Desktop Wallpaper for October 2013 by Neil Alexander

With only 90 days until Christmas and another month drawing to a close, it's time for another desktop wallpaper. Made some years ago near Dunham in Cheshire, this photograph is also available to purchase as a fine art print in my Cheshire gallery here, but I'm also giving away digital versions to you free to use on your computer's desktop. 

Links to download the wallpaper are just below. 

Free download - October 2013 Desktop Wallpaper

As usual, I'm running a little competition running revolving around this photograph, but to be eligible and party to the competition details you need to be in my "Image of the Month" club. Sign up here - you've got to be in it to win it! Don't worry, I don't spam and will never ever pass your details on to anyone else.

Before I sign off for another week, I thought I'd include a few of the better links that I've found worth sharing on the social networks over the last month. If you're on Twitter then feel free to follow me - I'm @NeilAlexanderD or on Facebook at

And on my blog, there's: 




Download Instructions

Windows Users

Method 1:

1. Click on the link that matches your screen resolution to open the image in a new browser window (if you do not know what your screen resolution is you can find out by right-clicking on an empty area of your desktop, select Properties, then the Settings tab, and it will show you the Screen Resolution on the right-hand side of the box)

2. In the new browser window that has opened with the image in it, right-click and select Set as Wallpaper or Set as Background.

3. Your wallpaper will now appear on your desktop

Method 2:

1. Follow the steps as above but instead of selecting Set as Background, select Save Image As. Change the file name if you with, and save the file wherever you wish to store it.

2. Right-click on an empty area of your desktop, select Properties, then the Background tab.

3. Click on the Browse button and find the image file where you saved it, select it, then click OK.

4. Your wallpaper will now appear on your desktop

Mac Users

1. Click on the link that matches your screen resolution to open the image in a new browser window (if you do not know what your screen resolution is you can find out by clicking on the apple, select System Preferences, then Displays).

2. Ctrl-click on the image in the new window, select Download Image to Disk and save in a place you will remember

3. Hold down Ctrl and - at the same time - click on your desktop

4. Choose Change Desktop Background and click on the Desktop tab in the Desktop & Screensaver pop-up menu.

5. Select Choose Folder, Desktop and navigate to the downloaded image then click Choose (bottom right) and close the Desktop & Screensaver menu. 6. Your wallpaper will now appear on your desktop


Cheshire Sunset by Neil Alexander

Cheshire Sunset by Neil Alexander (Click to view larger)

 Last night I headed over to see a client and drop off some images. As usual I had a camera and a couple of lenses in the boot, and as the evening light was becoming increasingly appealing as sunset approached I decided to take a bit of a detour on my way back. I drove around a little looking for something that would make a decent foreground and eventually ended up passing these trees off to my right through a gap in a hedgerow. I quickly did a u-turn and pulled over. This was probably around 45 minutes before the sun was scheduled to set. Right from the get go, even with a .9 ND Grad, I could tell this was going to be an HDR image in order to capture both the hightlights and the shadows. The series of images below show the five different exposures that went into making the top image. The first image at 1/30 sec shows that there are no blown highlights anywhere in the frame, though the shadow areas are all lost. The final frame at 1/2 sec shows the sky completely blown out, but we do actually have some definition in the shadows of the trees.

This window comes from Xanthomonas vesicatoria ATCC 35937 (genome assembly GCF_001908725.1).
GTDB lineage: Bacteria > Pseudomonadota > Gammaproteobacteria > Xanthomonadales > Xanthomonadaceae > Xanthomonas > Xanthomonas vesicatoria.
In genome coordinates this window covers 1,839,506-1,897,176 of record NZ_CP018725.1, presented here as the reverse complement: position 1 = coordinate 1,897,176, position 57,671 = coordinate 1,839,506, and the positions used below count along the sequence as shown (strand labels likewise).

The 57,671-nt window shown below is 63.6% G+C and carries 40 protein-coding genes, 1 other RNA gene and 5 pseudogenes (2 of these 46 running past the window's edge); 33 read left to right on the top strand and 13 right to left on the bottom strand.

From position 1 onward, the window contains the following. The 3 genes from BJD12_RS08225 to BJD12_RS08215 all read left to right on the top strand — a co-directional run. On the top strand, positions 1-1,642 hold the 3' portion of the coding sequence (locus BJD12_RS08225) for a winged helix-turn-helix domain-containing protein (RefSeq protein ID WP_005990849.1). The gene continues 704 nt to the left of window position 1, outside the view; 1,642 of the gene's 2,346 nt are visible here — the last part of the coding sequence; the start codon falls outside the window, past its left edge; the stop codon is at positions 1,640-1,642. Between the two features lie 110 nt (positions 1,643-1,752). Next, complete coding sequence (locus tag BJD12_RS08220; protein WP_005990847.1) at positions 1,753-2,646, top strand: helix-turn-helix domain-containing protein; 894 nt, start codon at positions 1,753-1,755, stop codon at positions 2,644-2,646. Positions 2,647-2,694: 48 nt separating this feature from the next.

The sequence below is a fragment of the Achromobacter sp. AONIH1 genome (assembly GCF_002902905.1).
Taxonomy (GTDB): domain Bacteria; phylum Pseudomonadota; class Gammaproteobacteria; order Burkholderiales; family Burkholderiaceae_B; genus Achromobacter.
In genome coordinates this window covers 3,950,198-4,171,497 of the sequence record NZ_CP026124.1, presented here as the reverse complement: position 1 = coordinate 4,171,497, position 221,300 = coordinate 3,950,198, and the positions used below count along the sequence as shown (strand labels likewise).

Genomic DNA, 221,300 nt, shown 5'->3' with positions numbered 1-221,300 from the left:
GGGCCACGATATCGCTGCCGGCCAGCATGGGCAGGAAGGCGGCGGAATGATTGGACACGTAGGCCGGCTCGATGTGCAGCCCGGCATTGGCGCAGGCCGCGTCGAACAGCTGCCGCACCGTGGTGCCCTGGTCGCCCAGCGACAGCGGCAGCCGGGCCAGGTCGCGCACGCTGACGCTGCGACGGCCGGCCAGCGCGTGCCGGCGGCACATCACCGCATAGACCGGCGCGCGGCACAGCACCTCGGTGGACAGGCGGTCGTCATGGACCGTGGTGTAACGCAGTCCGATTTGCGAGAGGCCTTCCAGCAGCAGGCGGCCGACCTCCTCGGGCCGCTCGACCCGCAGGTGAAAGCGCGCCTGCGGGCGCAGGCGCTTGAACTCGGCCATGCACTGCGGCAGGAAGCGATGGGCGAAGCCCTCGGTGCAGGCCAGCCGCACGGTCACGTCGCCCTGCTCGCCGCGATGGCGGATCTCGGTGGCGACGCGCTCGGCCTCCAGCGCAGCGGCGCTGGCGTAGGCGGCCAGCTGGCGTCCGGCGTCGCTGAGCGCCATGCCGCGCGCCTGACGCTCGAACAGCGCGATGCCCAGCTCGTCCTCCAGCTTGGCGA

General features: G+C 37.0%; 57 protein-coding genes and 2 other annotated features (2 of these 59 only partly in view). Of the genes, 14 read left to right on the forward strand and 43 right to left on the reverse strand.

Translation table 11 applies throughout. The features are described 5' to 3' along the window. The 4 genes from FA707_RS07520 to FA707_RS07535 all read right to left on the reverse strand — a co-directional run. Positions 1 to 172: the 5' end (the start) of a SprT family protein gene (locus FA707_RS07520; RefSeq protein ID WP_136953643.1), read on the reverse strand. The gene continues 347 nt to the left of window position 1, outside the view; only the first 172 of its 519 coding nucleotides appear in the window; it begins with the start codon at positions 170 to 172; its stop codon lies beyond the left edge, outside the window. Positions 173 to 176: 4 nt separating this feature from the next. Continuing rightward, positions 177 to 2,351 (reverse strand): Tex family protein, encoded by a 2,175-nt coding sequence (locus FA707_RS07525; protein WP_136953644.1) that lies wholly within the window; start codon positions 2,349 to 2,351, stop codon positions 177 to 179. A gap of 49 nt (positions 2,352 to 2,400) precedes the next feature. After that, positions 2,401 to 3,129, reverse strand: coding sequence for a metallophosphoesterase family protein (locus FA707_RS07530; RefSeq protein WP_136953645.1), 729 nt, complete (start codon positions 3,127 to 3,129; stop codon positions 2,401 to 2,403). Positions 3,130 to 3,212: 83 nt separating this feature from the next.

Merging these 5 frames in HDR Soft's Photomatix, goes some way to creating the final tone-mapped output. Quite a bit of tweaking the various sliders later, I had something approaching where I wanted to be. The colour saturation was a little OTT, so I had to knock back the greens quite a lot in Lightroom to bring back some reality. I could go into Auto-bracketing in depth but that would be pointless when there's such a good write up over at the Digital Photo Experience here.

Anyway that's it for today, other than the fact the I've just found out that this image has been shortlisted in the Urban View category of the 2011 Landscape Photographer of The Year competition, which I'm pretty amazed at considering I felt it to be one of, if not the weakest of my submissions.The Avenue, Manchester by Neil Alexander

Fingers crossed it goes further, but I'll be very surprised if it does....


Misty trees by the river Bollin by Neil Alexander

Misty trees by the River Bollin (Click to view larger)

To buy a print of this image, click here.

One from the archives for you today. Taken around spring last year down by one of my photographic "muses" - the river Bollin in deepest Cheshire. Shot using a Lensbaby Composer to give the selective focus before I had a tilt/shift, sorry perspective control lens, this image was taken around the same time I shot the "Swinging Tyre". Tweaked a little in Lightroom and then processed in Nik's Silver Efex Pro 2. I made several different compositions (including this one) and had completely bypassed this particular frame but have since come back to it. It's now my favourite from the set. I only wish that I'd been able to put a person in between the two trees at the end of the path as it goes into the distance, though from memory it was a) very very damp and b) I really needed to be elsewhere about an hour ago. Still, it was well worth running late as I got some great images that morning.